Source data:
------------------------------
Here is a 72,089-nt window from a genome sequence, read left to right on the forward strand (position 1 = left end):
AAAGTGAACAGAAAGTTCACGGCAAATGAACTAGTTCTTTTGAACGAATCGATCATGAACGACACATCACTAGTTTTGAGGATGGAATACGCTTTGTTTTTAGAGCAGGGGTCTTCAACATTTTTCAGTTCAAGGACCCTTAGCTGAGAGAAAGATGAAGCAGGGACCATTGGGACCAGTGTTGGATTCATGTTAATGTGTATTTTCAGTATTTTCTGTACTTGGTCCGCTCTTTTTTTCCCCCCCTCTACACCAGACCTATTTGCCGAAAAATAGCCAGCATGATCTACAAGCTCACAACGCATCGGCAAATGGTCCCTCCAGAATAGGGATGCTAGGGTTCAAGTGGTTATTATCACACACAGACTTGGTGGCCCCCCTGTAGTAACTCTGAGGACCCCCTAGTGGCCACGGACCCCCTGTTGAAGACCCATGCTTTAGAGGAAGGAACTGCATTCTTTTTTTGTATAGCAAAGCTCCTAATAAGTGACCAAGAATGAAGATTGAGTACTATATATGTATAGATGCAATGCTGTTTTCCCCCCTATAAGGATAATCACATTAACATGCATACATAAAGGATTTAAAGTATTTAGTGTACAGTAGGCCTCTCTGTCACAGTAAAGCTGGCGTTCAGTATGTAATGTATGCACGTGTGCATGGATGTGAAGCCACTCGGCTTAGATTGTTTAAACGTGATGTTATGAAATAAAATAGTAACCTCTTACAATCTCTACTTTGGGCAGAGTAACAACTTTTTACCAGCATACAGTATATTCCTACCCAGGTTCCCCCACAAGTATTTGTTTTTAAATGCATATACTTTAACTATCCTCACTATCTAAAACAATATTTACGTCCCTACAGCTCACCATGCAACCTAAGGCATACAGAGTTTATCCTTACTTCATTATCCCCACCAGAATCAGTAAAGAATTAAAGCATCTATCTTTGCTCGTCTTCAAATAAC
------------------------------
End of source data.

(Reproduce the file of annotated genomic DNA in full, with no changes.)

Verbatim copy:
Here is a 72,089-nt window from a genome sequence, read left to right on the forward strand (position 1 = left end):
AAAGTGAACAGAAAGTTCACGGCAAATGAACTAGTTCTTTTGAACGAATCGATCATGAACGACACATCACTAGTTTTGAGGATGGAATACGCTTTGTTTTTAGAGCAGGGGTCTTCAACATTTTTCAGTTCAAGGACCCTTAGCTGAGAGAAAGATGAAGCAGGGACCATTGGGACCAGTGTTGGATTCATGTTAATGTGTATTTTCAGTATTTTCTGTACTTGGTCCGCTCTTTTTTTCCCCCCCTCTACACCAGACCTATTTGCCGAAAAATAGCCAGCATGATCTACAAGCTCACAACGCATCGGCAAATGGTCCCTCCAGAATAGGGATGCTAGGGTTCAAGTGGTTATTATCACACACAGACTTGGTGGCCCCCCTGTAGTAACTCTGAGGACCCCCTAGTGGCCACGGACCCCCTGTTGAAGACCCATGCTTTAGAGGAAGGAACTGCATTCTTTTTTTGTATAGCAAAGCTCCTAATAAGTGACCAAGAATGAAGATTGAGTACTATATATGTATAGATGCAATGCTGTTTTCCCCCCTATAAGGATAATCACATTAACATGCATACATAAAGGATTTAAAGTATTTAGTGTACAGTAGGCCTCTCTGTCACAGTAAAGCTGGCGTTCAGTATGTAATGTATGCACGTGTGCATGGATGTGAAGCCACTCGGCTTAGATTGTTTAAACGTGATGTTATGAAATAAAATAGTAACCTCTTACAATCTCTACTTTGGGCAGAGTAACAACTTTTTACCAGCATACAGTATATTCCTACCCAGGTTCCCCCACAAGTATTTGTTTTTAAATGCATATACTTTAACTATCCTCACTATCTAAAACAATATTTACGTCCCTACAGCTCACCATGCAACCTAAGGCATACAGAGTTTATCCTTACTTCATTATCCCCACCAGAATCAGTAAAGAATTAAAGCATCTATCTTTGCTCGTCTTCAAATAAC